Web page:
A. Catherine Noon here, on a lazy Sunday afternoon in my part of the world. The sun is out, though it’s cold, and the animals are napping.
Sunday, for many folks, is a day for contemplation – whether that be in a church or other place of worship. For others, it’s Saturday. Many, many spiritual traditions call for a weekly pause, a regular opportunity to catch one’s breath and simply be. In addition, it’s advised to take a portion of each day for reflection.
That can be hard for many of us, because our minds are going a mile-a-minute and we have many responsibilities, both at home and in our work, whether that work is at a traditional job or home- and child-caring. Point is, we’re busy. So adding yet another obligation into that mix can feel like the straw that broke the camel’s back.
But hear me out here. I’ve been journaling for a long time now, and what I’ve found is interesting. On the days I scribble something, I feel calmer. On the days I don’t, I’m more scattered. It really is that simple.
Why? What do I write about?
Literally, anything. I put lists in there. All the ancillary crap that’s running around in my head. Thoughts for the future. Thoughts of the past. Petty worries. In fact, the pettier the journaling is for the day, the calmer I feel when I go about my daily round. It’s important not to get too overblown in our efforts. Don’t try to be profound, and don’t try to write. Just put stuff on the page, and keep the pen moving for three pages. Why three? Julia Cameron teaches in her Artist’s Way courses to do three Morning Pages every day, so first it was because of that. I keep it up because it works. A strange alchemy happens by doing that much – it’s “enough.” I saw Ms. Cameron speak, and an audience member asked her why the three, not five or more. “Because it works. It’s just enough, and not too much.”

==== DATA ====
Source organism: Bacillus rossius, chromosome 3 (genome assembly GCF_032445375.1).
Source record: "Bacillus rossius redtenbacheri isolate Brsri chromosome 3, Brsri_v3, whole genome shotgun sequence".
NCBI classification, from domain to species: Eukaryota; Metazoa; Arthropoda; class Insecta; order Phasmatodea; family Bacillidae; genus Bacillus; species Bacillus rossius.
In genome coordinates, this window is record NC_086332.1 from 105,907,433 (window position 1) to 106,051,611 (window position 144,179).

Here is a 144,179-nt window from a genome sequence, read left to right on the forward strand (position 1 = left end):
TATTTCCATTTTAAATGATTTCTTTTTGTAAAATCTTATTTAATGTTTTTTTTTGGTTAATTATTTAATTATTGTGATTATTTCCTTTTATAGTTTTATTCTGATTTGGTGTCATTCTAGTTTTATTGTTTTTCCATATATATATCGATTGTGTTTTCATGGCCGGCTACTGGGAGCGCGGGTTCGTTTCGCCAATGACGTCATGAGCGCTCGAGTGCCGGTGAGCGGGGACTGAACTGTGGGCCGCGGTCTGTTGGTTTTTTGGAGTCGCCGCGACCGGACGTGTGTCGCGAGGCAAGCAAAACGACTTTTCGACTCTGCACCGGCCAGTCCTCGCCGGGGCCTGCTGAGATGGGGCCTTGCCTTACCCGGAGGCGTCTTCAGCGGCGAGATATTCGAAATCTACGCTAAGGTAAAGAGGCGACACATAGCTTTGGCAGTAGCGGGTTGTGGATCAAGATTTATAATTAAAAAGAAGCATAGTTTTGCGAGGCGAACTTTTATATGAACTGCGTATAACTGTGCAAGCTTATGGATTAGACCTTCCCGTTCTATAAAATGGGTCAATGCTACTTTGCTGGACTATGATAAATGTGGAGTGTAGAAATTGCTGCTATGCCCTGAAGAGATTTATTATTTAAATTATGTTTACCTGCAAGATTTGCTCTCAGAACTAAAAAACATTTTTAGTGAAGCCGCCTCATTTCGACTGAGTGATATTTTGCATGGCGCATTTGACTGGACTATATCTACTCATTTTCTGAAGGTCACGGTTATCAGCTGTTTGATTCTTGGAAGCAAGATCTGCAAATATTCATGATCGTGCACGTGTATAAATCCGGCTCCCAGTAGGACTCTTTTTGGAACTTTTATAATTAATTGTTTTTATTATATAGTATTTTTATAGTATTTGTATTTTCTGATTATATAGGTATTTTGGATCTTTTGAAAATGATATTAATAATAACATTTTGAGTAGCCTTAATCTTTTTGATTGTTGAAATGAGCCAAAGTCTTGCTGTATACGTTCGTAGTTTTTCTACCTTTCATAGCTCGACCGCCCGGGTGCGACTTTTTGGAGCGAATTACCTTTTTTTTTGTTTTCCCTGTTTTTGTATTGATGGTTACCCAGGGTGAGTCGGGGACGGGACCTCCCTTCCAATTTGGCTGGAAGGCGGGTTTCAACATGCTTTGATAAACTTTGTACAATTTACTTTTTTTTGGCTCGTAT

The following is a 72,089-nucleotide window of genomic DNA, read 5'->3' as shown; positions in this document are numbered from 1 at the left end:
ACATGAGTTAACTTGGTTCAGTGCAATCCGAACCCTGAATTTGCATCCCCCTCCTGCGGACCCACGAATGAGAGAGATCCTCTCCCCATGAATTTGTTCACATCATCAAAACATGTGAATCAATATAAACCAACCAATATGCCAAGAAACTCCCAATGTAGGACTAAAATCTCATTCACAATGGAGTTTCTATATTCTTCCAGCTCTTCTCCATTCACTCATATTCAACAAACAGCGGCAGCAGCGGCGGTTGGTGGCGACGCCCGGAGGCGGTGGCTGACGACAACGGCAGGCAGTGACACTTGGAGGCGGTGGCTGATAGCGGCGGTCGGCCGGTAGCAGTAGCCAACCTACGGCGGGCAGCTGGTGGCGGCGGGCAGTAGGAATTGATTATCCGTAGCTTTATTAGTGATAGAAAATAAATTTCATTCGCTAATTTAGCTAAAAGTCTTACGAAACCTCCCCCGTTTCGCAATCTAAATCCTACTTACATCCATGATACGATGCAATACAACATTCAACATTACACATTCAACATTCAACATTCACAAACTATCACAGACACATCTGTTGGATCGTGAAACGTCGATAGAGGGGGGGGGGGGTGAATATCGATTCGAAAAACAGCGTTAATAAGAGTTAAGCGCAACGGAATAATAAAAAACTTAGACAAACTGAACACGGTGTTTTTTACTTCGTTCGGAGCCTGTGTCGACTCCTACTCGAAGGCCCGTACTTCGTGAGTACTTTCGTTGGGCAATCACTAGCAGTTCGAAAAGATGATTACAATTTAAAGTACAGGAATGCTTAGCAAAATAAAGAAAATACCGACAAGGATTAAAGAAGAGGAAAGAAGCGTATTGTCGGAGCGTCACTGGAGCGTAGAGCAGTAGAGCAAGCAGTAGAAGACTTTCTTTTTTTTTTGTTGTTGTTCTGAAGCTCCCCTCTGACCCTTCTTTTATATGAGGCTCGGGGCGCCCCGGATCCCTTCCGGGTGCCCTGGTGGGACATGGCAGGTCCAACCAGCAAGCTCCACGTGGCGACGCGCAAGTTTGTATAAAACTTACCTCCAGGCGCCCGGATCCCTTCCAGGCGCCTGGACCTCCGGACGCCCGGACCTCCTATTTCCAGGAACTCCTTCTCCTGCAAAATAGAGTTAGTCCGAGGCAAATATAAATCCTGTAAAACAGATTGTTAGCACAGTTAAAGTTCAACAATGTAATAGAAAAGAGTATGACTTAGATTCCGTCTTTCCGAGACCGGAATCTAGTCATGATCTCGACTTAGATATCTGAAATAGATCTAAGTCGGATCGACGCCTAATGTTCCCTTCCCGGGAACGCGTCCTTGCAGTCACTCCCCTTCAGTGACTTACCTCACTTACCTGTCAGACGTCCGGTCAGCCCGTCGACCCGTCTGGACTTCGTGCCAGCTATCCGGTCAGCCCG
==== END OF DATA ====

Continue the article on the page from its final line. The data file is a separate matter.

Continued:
So if you’re having trouble meditating, why not give journaling a try? Pro-tip – don’t use a pretty book for this project, because it makes us want to put “pretty” thoughts in it. Use a regular old notebook or sketchbook. And just write something. Don’t read it, and don’t allow anyone else to. These are private, for yourself alone. Just practice it for a week and see how you feel at the end. You might be surprised.
What about you, Dear Reader? What ways do you like to relax?
– E.E. Cummings
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